Innovation is at the heart of wealth creation. Innovation is at the heart of job creation. Innovation is at the heart of building better lives for everyone. And innovation can be increased by conscious support.
Innovation is enhanced by a culture of innovation, encouragement of talented inventors and entrepreneurs, collaboration between academics and business people, and proactive investing.
A lot of people don’t think innovation is important. It is disruptive—businesses can fold and people may lose their jobs. People may need to learn new skills.
But the world needs innovation for people’s lives to improve and be satisfying. In Seattle, we’ve certainly seen the fruitful results of innovation over the years with the cascading successes of Boeing, Nordstrom, Microsoft, Costco, Starbucks, and Amazon. Seattle is also at the forefront of using innovation to improve global health through such local institutions as the Gates Foundation, PATH, UW Medicine, and the Hutch.
Important discoveries are also being made regularly at the University of Washington (UW) and these are being translated into new businesses and products and services.
Important for innovation is having a culture that allows people to invent and to become entrepreneurs. The UW has done a good job in recent years creating an environment where students, faculty, and researchers are encouraged to create, to see the world as it can and should be.
Part of this culture also allows people to ask the big questions—just like Bill Gates or Jeff Bezos did. A personification of this cutting-edge intellectual ecosystem is Carlos Guestrin, the Amazon Professor of Machine Learning in the UW’s Computer Science & Engineering Department. In addition to being a great professor, he was also co-founder and CEO of Turi (initially named Dato and GraphLab), which focuses on large-scale machine learning and graph analytics and was recently acquired by Apple.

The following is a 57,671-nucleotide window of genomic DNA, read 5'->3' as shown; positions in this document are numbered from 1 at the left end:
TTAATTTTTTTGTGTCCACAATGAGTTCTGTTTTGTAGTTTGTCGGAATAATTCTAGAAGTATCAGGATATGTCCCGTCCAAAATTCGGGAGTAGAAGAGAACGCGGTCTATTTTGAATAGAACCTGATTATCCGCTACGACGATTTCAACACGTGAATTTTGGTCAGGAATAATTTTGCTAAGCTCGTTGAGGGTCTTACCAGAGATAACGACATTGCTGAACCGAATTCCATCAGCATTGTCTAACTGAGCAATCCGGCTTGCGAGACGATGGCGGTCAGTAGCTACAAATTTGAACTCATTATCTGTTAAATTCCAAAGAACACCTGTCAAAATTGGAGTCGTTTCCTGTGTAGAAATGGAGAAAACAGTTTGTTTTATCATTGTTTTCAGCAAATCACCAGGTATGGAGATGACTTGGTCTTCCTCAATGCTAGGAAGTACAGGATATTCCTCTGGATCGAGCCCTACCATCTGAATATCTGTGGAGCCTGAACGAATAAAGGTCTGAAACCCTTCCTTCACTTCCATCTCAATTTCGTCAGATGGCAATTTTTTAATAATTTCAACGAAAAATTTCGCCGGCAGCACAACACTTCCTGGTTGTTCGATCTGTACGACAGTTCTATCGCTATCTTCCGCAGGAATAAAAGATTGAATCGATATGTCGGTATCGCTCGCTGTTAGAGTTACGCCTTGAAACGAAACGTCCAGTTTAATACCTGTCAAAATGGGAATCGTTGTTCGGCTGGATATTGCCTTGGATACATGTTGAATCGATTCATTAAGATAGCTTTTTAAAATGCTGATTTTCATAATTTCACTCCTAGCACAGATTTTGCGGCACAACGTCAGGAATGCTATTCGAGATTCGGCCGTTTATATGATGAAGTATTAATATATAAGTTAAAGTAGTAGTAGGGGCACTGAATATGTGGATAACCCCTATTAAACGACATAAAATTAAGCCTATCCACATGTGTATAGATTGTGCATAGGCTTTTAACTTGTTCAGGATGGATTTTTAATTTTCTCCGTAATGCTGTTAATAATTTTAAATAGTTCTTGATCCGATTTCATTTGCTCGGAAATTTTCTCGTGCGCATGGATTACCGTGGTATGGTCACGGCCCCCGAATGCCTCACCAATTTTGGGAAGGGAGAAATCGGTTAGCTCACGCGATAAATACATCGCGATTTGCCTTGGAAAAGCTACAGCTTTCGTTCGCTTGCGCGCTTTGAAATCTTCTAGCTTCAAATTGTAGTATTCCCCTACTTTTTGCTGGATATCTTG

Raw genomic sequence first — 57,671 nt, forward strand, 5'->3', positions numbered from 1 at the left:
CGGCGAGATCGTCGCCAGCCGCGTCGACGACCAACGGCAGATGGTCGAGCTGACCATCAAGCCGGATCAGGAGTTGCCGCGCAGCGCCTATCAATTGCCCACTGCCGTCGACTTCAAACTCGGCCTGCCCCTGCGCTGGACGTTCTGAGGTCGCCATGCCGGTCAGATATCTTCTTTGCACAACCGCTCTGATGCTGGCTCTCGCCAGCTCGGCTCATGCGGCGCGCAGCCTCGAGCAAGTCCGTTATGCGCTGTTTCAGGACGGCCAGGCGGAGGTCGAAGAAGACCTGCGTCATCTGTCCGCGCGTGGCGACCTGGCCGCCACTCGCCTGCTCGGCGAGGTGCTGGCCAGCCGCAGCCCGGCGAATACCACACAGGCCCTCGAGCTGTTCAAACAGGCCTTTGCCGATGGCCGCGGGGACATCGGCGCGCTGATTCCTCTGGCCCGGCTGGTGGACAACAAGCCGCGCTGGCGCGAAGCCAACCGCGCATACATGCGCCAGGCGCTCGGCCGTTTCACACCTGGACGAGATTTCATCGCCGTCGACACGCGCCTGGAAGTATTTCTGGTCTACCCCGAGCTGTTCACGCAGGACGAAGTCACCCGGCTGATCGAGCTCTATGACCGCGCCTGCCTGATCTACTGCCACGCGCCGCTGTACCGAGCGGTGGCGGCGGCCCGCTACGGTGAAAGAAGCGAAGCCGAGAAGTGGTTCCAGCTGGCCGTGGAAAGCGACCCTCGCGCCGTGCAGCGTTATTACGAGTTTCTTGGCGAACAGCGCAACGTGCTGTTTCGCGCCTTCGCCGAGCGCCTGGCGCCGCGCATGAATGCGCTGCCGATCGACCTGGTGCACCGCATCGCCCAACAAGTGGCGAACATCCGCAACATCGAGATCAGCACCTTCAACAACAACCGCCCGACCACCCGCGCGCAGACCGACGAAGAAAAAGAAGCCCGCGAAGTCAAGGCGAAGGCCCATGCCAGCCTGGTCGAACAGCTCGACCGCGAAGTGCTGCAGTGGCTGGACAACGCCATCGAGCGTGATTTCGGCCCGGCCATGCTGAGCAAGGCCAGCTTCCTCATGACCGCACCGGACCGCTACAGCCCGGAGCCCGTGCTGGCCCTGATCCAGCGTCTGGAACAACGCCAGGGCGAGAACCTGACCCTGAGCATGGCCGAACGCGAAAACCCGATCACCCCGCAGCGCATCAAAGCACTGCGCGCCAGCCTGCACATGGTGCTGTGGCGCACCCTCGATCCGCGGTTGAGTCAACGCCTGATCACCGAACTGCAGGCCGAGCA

Being an innovator doesn’t always mean launching your own entrepreneurial venture. You can be an innovator in a huge and rapidly expanding company like Amazon. And you can adopt and embrace an entrepreneurial attitude no matter what job you have—even if you’re a mid-level government employee in a large, cumbersome public-sector bureaucracy.
It helps if you are surrounded by other innovators, but, if not, be one of those innovators who starts their own revolution.
Innovation is also about the failure that often comes before success. In many corporate and other cultures, failure is a badge of shame. It shouldn’t be. Instead, it should be an indication of education, of important lessons learned that can be meaningfully applied the next time—or the time after that.
Having said all this, we need to realize that innovation is hard. It’s usually a rough path. That’s why I think our job as venture capitalists have something in common with professors at the UW: We have to help aspiring innovators to pursue their dreams notwithstanding obstacles and disbelievers.
It’s more than money. Venture capitalists, business people, and professors can provide fledgling innovators with essential advice and access to additional resources such as technical and marketing help.
Creating cultures of innovation and investing time and money in the innovators of tomorrow are important if we are going to generate and sustain prosperity.
Editors note: This essay is one in an occasional series appearing in the Xconomist Forum, written by contributors selected by CoMotion, the University of Washington’s innovation hub. To learn more from UW innovators, visit uw.edu/innovation.